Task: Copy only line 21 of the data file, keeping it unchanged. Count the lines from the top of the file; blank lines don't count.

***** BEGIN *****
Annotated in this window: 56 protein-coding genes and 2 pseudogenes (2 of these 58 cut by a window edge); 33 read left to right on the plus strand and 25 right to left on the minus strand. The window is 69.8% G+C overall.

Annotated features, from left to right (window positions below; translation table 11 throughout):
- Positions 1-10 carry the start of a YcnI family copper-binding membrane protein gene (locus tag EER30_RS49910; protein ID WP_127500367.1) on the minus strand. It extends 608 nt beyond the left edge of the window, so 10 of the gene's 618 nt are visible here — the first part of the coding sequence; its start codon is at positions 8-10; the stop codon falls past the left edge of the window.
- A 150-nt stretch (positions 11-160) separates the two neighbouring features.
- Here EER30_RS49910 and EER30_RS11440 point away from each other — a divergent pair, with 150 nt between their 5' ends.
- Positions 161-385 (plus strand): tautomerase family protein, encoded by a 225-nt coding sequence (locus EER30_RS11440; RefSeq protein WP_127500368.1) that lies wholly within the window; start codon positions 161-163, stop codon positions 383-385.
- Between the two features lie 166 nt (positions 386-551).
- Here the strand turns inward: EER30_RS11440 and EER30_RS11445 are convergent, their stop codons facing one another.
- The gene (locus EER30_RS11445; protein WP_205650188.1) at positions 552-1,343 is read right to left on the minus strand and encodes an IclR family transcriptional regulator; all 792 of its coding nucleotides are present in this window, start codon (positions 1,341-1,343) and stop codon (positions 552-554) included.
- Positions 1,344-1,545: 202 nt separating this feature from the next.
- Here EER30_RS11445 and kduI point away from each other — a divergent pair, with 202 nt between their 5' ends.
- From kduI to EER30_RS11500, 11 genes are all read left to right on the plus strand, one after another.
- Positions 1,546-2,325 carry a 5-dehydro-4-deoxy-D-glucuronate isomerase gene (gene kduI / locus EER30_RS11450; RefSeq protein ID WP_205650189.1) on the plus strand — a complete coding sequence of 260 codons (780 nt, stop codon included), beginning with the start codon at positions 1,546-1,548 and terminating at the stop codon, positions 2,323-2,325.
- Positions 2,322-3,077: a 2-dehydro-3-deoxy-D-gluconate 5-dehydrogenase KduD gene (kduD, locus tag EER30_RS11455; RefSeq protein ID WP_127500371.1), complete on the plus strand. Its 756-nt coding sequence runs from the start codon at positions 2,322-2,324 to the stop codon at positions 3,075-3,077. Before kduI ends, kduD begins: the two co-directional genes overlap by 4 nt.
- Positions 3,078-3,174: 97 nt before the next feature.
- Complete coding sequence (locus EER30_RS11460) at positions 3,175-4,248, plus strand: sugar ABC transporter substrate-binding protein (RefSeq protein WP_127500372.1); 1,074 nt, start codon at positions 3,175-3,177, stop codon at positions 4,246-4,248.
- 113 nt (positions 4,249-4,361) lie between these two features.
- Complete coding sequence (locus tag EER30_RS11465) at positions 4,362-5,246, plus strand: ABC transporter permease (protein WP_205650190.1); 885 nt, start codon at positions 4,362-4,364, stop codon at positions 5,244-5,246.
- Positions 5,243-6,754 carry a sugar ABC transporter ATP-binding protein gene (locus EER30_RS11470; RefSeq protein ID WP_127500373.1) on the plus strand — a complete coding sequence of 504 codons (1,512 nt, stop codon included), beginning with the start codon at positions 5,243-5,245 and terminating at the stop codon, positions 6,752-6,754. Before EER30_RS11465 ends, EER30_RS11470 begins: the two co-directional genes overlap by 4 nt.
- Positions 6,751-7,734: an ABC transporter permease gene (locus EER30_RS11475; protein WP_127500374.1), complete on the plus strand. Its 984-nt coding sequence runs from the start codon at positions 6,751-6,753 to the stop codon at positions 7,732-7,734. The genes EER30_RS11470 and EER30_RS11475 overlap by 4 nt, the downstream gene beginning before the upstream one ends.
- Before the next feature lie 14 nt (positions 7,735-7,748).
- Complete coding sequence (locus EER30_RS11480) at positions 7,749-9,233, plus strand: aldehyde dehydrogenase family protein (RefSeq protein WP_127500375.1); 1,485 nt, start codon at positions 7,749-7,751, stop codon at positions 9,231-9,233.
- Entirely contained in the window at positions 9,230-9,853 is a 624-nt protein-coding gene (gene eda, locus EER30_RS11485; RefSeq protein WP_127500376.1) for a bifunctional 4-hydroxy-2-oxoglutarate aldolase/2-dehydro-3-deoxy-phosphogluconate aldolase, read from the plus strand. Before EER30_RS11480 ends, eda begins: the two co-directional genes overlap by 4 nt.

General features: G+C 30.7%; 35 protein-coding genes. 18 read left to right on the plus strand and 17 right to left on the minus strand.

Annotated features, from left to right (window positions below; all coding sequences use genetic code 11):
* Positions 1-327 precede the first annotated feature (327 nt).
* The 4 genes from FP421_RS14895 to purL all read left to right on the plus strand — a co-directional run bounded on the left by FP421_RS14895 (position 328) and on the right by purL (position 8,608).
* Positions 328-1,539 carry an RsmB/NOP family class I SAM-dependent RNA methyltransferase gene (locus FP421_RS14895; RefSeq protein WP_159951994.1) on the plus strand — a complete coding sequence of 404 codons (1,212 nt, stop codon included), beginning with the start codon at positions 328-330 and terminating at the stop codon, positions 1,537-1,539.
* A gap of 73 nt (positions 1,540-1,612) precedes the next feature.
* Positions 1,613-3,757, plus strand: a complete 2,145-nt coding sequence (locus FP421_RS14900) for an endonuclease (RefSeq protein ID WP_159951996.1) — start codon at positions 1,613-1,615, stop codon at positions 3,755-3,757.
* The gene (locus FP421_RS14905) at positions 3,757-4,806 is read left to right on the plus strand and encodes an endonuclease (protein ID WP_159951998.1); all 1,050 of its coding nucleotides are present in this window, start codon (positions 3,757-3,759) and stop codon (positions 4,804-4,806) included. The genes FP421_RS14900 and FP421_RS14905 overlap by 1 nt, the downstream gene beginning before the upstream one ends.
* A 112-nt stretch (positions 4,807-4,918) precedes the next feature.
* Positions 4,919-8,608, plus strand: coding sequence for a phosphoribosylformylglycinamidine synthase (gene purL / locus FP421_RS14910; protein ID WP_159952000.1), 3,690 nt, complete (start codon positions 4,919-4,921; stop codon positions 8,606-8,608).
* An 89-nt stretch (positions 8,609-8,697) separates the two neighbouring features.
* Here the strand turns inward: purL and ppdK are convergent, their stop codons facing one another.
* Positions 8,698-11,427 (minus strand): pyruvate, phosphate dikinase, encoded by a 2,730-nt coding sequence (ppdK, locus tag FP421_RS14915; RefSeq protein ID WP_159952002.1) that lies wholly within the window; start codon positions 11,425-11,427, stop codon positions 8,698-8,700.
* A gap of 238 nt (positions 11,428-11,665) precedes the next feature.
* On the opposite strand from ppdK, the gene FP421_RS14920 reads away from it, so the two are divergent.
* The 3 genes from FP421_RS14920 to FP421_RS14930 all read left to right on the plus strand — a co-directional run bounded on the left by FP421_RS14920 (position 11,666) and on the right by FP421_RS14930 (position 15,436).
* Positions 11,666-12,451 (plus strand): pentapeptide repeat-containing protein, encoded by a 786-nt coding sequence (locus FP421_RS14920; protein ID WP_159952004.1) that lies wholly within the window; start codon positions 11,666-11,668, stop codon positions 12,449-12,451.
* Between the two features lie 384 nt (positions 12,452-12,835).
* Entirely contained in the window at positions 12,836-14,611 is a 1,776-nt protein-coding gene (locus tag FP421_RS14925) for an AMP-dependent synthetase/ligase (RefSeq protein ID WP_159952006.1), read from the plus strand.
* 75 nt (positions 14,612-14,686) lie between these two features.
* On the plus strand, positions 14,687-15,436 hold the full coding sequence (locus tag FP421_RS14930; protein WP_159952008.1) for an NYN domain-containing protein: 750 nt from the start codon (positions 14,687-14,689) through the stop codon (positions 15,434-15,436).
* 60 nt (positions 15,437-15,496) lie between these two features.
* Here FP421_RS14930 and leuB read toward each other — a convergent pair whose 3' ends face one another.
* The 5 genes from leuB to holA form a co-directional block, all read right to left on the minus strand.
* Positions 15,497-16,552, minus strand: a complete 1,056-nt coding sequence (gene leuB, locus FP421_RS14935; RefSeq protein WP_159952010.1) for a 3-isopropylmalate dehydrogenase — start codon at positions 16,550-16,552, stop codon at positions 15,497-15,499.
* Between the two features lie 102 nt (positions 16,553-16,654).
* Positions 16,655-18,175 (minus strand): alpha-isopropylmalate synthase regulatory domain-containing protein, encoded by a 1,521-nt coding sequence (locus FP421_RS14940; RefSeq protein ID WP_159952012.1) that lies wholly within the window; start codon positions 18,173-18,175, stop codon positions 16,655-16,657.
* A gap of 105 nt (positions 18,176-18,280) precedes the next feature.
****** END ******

- Before the next feature lie 14 nt (positions 7,735-7,748).